IN, KY, and Other States Get Break On NCLB
(Washington, D.C.) – Ten states including Indiana and Kentucky won’t have to comply with parts of the No Child Left Behind education reform law.
Speaking at the White House Thursday, President Barack Obama said the Bush-era law is badly in need of an upgrade and complained that Congress is not getting it done.
“This is one of the first and the biggest ‘we can’t wait’ announcements that we’ve made, because our kids and our schools can’t be held back by inaction,” the president said.
In return for waivers, the ten states agreed to implement reforms in areas including teacher evaluation and boosting aid for underperforming schools.
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Indiana’s top education official, Superintendent of Public Instruction Tony Bennett, applauded the president’s decision.
“Indiana’s commitment to comprehensive reform has enabled us to be among the first states receiving a waiver. This is a tribute to the hard work of so many educators, students, parents, community members and policy makers in our state,” Bennett said.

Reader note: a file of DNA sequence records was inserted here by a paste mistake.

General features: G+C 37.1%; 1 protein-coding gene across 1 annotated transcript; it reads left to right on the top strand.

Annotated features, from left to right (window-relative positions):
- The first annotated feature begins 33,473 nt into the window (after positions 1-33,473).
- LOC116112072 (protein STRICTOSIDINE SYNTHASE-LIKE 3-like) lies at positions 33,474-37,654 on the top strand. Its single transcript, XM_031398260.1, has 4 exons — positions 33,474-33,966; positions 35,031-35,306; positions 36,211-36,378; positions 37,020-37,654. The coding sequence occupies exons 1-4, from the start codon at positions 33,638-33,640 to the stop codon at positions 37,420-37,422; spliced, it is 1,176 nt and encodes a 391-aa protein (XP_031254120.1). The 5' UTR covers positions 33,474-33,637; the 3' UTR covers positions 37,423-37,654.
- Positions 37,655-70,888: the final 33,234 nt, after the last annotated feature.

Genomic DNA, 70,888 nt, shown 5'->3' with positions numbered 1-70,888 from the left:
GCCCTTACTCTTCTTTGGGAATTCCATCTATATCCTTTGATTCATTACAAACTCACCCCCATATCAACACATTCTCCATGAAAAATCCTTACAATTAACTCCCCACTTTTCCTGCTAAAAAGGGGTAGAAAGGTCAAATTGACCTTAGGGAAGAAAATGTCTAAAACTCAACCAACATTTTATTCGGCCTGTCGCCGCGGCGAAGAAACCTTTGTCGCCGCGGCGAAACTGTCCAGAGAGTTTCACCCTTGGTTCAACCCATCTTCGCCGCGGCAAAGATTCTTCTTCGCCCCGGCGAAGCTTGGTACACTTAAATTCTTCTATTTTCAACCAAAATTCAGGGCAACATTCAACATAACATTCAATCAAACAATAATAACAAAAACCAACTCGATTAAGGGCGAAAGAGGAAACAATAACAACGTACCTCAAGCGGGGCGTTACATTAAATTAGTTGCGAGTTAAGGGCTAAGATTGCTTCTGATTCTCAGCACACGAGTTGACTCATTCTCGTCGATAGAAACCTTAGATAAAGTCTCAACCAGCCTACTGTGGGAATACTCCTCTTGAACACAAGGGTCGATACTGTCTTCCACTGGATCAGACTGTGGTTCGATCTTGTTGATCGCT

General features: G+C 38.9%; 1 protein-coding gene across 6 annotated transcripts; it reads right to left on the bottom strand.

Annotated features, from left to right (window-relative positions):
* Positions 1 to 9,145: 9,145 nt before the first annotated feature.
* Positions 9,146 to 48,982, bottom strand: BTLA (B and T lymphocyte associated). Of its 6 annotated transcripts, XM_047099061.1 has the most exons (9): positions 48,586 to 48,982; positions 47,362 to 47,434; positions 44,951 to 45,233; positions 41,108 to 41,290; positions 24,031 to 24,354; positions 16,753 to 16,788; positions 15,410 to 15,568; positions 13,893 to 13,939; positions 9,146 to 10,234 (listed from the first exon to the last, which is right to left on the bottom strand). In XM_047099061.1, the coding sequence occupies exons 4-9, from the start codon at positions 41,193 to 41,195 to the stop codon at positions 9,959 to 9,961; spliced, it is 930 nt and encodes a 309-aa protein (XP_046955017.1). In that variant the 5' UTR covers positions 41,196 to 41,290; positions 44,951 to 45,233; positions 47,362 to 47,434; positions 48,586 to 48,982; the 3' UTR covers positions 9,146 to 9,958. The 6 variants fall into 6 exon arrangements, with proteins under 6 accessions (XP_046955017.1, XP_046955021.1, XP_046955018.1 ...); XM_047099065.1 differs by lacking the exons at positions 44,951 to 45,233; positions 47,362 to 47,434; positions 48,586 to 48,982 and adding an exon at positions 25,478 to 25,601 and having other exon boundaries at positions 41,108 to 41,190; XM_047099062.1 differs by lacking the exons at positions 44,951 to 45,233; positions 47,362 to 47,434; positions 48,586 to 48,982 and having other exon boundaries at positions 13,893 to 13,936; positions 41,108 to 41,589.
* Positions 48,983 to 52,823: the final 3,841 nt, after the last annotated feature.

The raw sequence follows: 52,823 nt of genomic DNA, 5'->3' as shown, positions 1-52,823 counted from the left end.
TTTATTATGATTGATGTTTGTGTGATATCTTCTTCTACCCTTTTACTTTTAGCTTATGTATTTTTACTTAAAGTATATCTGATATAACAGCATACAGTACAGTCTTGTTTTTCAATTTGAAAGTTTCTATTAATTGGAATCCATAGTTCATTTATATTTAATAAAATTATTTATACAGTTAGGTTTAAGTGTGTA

“No Child Left Behind was a giant step forward for our nation’s schools. It brought accountability to a system sorely in need of a structure for driving results. However, as new advances in measuring student achievement and educator effectiveness have become available, the need for increased flexibility at the state and local level is more apparent than ever,” he continued.
Obama stressed that greater freedom will be accompanied by greater accountability.
Indiana State Teachers Association president Nate Schnellenberger was at the White House as the president made the announcement. He said Indiana’s education officials need to include teachers, parents, and the public in any future reforms.
“It’s important that the Indiana Department of Education be committed to the spirit of this waiver to bring about real school reform that works for Hoosier students — access to early education, well-rounded instruction, safe and supportive learning environments and access to caring and qualified teachers,” Schnellenberg said.
The eight other states accepting waivers are Florida, New Jersey, Colorado, Georgia, Massachusetts, Minnesota, Oklahoma and Tennessee.